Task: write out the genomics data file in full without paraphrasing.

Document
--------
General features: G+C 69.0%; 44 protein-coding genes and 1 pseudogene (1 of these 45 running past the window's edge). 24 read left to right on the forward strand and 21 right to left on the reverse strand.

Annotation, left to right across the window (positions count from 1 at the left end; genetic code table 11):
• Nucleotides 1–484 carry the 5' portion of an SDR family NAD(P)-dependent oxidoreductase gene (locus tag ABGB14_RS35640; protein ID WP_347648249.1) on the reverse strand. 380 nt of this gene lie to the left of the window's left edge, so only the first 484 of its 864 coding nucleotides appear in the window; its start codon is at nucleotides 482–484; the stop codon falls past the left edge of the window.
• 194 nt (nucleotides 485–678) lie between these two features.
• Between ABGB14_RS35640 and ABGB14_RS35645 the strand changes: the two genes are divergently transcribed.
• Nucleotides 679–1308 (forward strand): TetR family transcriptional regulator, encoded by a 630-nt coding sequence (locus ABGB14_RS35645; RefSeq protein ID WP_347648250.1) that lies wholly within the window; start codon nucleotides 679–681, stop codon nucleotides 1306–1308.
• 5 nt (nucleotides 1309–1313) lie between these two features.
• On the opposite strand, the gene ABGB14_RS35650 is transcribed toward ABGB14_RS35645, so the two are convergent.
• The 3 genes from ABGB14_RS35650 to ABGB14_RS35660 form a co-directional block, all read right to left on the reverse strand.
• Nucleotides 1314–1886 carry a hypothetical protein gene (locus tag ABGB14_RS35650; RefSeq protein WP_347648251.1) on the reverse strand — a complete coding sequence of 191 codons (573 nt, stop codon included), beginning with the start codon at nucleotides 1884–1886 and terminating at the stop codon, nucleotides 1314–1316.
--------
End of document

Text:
General features: G+C 69.0%; 44 protein-coding genes and 1 pseudogene (1 of these 45 running past the window's edge). 24 read left to right on the forward strand and 21 right to left on the reverse strand.

Annotation, left to right across the window (positions count from 1 at the left end; genetic code table 11):
• Nucleotides 1–484 carry the 5' portion of an SDR family NAD(P)-dependent oxidoreductase gene (locus tag ABGB14_RS35640; protein ID WP_347648249.1) on the reverse strand. 380 nt of this gene lie to the left of the window's left edge, so only the first 484 of its 864 coding nucleotides appear in the window; its start codon is at nucleotides 482–484; the stop codon falls past the left edge of the window.
• 194 nt (nucleotides 485–678) lie between these two features.
• Between ABGB14_RS35640 and ABGB14_RS35645 the strand changes: the two genes are divergently transcribed.
• Nucleotides 679–1308 (forward strand): TetR family transcriptional regulator, encoded by a 630-nt coding sequence (locus ABGB14_RS35645; RefSeq protein ID WP_347648250.1) that lies wholly within the window; start codon nucleotides 679–681, stop codon nucleotides 1306–1308.
• 5 nt (nucleotides 1309–1313) lie between these two features.
• On the opposite strand, the gene ABGB14_RS35650 is transcribed toward ABGB14_RS35645, so the two are convergent.
• The 3 genes from ABGB14_RS35650 to ABGB14_RS35660 form a co-directional block, all read right to left on the reverse strand.
• Nucleotides 1314–1886 carry a hypothetical protein gene (locus tag ABGB14_RS35650; RefSeq protein WP_347648251.1) on the reverse strand — a complete coding sequence of 191 codons (573 nt, stop codon included), beginning with the start codon at nucleotides 1884–1886 and terminating at the stop codon, nucleotides 1314–1316.